Tuesday, July 24, 2012

Welcome to Bishop Minerva Garza Carcano

Minerva G. CarcaƱo, UMC bishop,
Join us at FUMC Pasadena in welcoming Bishop Minerva Garza Carcano who has been assigned to Los Angeles Episcopal Area.

An event to formally welcome Bishop Carcano will be held on Sunday, September 23, 2012 at First United Methodist Church Pasadena in the afternoon, with more details to follow.

About Bishop Carcano -

In 2004, Bishop Minerva Carcano became the first Hispanic woman to be elected to the episcopacy of The United Methodist Church, the second-largest Protestant denomination in the U.S. Today, she is one of 69 active bishops leading more than twelve million members of her denomination worldwide. She currently serves as Bishop of the Phoenix Episcopal Area, Desert Southwest Conference of the United Methodist Church, and is the official spokesperson for the Council of Bishops on the issue of immigration. Bishop Carcano is a 1975 graduate of the University of Texas Pan American in Edinburg, Texas, and received a Masters of Theology from Perkins School of Theology of Southern Methodist University in 1979.

Previous appointments have included Emmanuel UMC in Lubbock, Texas, and La Trinidad UMC in San Jose, California, in 1979. She then served positions in Crystal City, Carrizo Springs UMCs, as well as in Hebbronville, McAllen in the early '80s. In 1986 she became the first Hispanic woman to be appointed a United Methodist district superintendent, serving in that capacity until 1992 in West Texas and New Mexico and later in Portland, Oregon.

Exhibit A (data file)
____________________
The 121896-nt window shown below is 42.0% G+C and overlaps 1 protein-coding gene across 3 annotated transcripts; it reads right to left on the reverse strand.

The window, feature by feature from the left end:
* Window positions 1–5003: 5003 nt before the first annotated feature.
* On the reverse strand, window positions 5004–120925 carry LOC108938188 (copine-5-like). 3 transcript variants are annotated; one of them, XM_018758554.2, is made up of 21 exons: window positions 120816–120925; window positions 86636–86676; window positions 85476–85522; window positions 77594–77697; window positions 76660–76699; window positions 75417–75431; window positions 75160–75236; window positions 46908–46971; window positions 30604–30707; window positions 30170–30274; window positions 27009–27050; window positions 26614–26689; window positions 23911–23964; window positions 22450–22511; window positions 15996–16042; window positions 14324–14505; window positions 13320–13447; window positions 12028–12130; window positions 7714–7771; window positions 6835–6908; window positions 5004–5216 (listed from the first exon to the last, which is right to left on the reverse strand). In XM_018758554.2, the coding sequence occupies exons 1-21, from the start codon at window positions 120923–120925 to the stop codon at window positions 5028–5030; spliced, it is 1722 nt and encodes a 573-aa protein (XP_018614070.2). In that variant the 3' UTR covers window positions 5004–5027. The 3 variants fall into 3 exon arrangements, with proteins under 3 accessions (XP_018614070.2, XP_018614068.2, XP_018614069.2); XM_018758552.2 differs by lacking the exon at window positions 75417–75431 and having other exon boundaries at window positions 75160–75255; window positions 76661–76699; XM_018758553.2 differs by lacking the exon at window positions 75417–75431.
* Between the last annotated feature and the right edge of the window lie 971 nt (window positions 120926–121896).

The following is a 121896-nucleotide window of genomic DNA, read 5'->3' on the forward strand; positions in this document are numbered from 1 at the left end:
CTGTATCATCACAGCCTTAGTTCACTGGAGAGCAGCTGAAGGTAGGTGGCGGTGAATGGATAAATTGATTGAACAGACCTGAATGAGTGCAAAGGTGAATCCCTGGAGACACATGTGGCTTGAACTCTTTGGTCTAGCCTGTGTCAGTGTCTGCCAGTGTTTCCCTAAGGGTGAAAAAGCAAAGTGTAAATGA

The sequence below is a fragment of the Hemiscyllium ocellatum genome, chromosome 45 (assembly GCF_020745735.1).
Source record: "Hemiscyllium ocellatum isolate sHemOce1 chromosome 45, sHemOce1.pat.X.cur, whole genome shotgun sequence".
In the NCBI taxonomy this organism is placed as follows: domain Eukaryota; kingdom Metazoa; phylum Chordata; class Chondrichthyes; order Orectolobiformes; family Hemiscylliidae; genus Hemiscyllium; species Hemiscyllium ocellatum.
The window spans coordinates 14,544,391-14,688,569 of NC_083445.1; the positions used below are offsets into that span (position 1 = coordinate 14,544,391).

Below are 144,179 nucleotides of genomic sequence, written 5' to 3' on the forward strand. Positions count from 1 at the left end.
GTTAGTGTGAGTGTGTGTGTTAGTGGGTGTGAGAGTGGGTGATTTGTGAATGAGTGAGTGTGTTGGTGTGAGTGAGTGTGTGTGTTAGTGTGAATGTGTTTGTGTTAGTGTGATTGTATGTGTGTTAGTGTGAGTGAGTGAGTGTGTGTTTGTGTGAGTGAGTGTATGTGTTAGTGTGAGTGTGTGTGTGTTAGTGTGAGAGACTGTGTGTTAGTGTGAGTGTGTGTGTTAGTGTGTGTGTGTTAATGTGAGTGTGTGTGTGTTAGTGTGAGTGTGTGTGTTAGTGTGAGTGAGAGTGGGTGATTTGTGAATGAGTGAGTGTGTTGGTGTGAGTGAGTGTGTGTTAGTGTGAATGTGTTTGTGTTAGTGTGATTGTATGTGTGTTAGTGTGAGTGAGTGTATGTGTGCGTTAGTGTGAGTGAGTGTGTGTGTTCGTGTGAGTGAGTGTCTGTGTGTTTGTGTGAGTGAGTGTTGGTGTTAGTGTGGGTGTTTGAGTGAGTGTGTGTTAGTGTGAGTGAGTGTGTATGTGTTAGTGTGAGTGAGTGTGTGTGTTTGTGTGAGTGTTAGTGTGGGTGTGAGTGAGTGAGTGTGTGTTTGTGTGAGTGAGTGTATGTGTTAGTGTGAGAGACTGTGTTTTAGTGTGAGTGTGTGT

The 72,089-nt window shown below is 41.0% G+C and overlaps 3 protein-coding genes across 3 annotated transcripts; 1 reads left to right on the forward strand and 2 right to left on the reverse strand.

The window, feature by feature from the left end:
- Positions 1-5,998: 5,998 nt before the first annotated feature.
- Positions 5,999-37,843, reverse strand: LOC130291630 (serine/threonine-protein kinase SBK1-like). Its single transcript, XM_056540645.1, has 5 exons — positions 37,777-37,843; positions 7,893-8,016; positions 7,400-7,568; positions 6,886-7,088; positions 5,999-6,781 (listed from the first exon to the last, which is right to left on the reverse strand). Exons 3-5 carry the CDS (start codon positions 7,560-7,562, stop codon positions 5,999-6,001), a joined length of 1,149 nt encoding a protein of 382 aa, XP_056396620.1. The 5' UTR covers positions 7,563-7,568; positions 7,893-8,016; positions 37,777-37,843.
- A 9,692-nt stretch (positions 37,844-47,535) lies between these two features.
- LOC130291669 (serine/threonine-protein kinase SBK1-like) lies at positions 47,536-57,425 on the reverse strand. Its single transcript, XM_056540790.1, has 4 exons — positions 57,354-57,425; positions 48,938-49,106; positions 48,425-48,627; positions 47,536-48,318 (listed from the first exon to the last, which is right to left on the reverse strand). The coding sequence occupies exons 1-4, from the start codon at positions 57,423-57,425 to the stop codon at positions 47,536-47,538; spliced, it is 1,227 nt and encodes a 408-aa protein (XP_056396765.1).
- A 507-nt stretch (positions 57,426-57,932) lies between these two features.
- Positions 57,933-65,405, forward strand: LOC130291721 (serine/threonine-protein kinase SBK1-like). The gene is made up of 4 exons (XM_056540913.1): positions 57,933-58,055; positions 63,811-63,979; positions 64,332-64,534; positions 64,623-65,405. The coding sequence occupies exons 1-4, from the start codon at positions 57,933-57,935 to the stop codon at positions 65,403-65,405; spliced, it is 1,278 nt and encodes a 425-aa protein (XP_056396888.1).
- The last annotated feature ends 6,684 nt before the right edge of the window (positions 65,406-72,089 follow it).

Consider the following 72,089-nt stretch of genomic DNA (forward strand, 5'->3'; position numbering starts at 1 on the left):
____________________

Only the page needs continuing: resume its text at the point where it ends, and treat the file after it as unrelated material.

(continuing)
Bishop Carcano next spent four years (1992-1996) as the organizing pastor, South Albuquerque Cooperative Ministry. She moved next to a position as director of the Mexican American Program of Hispanic Studies Program at Perkins School of Theology until her call to serve in the Oregon-Idaho Conference.
A native of Edinburg, Texas, Bishop Carcano spent her early years aspiring to make a difference in the lives of persons who faced poverty and discrimination. Not forgetting her roots and early hopes, her ministry has always involved work with the poor, with farm workers, immigrants, and refugees, even as she encourages congregations to work ecumenically and to be active in community organizing. Of her tireless work, she has said, "The road of ministry has not always been easy, but it has always been an incredible blessing, and it has always been home."

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